We hear a lot about the big picture epidemiological story of COVID-19: the way it spreads on an interpersonal or interregional basis. But what about on the cellular scale? As numerous institutions race to find a cure to COVID-19, they must consider how the virus behaves in our bodies––we should consider that too. So let’s take a step back and look at the virus that’s on a chaotic world tour: SARS-CoV-2. 


SARS-CoV-2 first attacks the upper and lower respiratory tract. Early stages of the virus show reduced white blood cells and lymphatic cells, considering these cells play a crucial role in the immune system. The fact that we’re working with a virus makes it even harder to cure. Unlike bacteria, viruses generally take over human cells and force them to make copies of the virus. The virus does this by landing on a human cell and injecting its genetic material into the cell. Antibiotics are not an option because they function by stopping bacterial reproductive systems––viruses rely on the host to reproduce (which is why they are often not considered living creatures). According to microbiologist Diane Griffin, “Bacteria are very different from us, so there’s a lot of different targets for drugs. Viruses replicate in cells, so they use a lot of the same mechanisms that our cells do, so it’s been harder to find drugs that target the virus but don’t damage the cell as well.” 


The rapid rate at which SARS-CoV-2 and other viruses mutate also adds to the complexity of finding a long-term solution. These mutations “trick” the lymph nodes’ memory cells, which can remember and immediately launch an attack on a recurring virus if it reenters the body. However, once the virus mutates, the cells can no longer recognize the strain and must relearn its signature.

Thus, while an antiviral treatment might be effective one year, it may fail the next. For example, the reason you need to get a different flu shot every year is because the flu mutates every year.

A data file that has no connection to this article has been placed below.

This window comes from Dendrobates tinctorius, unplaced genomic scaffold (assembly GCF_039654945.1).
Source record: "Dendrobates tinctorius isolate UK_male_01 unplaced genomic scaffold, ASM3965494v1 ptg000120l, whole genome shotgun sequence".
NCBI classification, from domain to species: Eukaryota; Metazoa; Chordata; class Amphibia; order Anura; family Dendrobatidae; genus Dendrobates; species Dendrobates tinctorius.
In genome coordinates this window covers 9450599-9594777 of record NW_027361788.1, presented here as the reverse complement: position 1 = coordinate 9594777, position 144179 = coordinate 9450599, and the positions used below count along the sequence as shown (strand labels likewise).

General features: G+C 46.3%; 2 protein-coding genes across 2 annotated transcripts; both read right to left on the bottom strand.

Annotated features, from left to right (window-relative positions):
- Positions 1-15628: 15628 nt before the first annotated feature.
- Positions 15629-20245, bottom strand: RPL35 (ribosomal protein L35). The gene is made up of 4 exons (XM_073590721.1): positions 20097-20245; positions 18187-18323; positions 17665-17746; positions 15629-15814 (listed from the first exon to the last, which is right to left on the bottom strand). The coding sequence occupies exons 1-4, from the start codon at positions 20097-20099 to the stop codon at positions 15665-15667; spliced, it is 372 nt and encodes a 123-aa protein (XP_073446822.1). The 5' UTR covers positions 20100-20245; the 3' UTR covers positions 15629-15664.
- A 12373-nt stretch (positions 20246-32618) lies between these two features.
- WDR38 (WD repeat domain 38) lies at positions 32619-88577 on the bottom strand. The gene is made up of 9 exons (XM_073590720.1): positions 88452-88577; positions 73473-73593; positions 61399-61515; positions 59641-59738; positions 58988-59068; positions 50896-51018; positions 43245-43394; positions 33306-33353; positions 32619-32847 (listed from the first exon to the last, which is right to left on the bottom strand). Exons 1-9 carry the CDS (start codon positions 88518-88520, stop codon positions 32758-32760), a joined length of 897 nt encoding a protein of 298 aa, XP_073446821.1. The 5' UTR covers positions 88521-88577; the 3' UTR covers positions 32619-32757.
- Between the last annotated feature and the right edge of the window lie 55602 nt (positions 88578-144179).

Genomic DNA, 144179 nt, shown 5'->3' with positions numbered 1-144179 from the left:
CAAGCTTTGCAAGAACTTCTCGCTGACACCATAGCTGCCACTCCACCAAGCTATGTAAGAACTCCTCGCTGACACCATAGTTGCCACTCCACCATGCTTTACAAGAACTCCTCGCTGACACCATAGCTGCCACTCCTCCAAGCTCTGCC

Even with these disadvantages, humans are fighting back. Currently, 306 studies are being conducted into how SARS-CoV-2 behaves, but only nine have been completed. As of now, we have discovered only two drugs that may impact the disease: hydroxychloroquine and danoprevir combined with ritonavir. To accelerate the progress of finding a vaccine, many researchers have used their understanding of SARS, a virus similar to COVID-19, as a starting point. However, studies on medicine take about 11 months to complete in the United States and even with these existing treatments, COVID-19 remains deadly, killing many patients within 15 days. 


The high infectivity of COVID-19 presents one of the most difficult challenges. Hospitals are running out of safety equipment, beds, and respiratory equipment due to the overwhelming number of patients with COVID-19. The lack of safety equipment is an issue for people who are at the front lines of this pandemic. When healthcare workers are infected, the virus becomes much more dangerous. Simply being near someone infected can give you the virus. As a result, the CDC now recommends wearing cloth face masks when out in public to slow the disease’s spread and thereby relieve the stress on the healthcare system. 


Despite these difficulties, COVID-19 can be eradicated. With the help of “social distancing,” as well as the selfless work of researchers and healthcare professionals, humanity will overcome this crisis. As a community, we can do our part by staying inside and helping those who need it. Although COVID-19 may seem an insurmountable obstacle, we are slowly clearing it.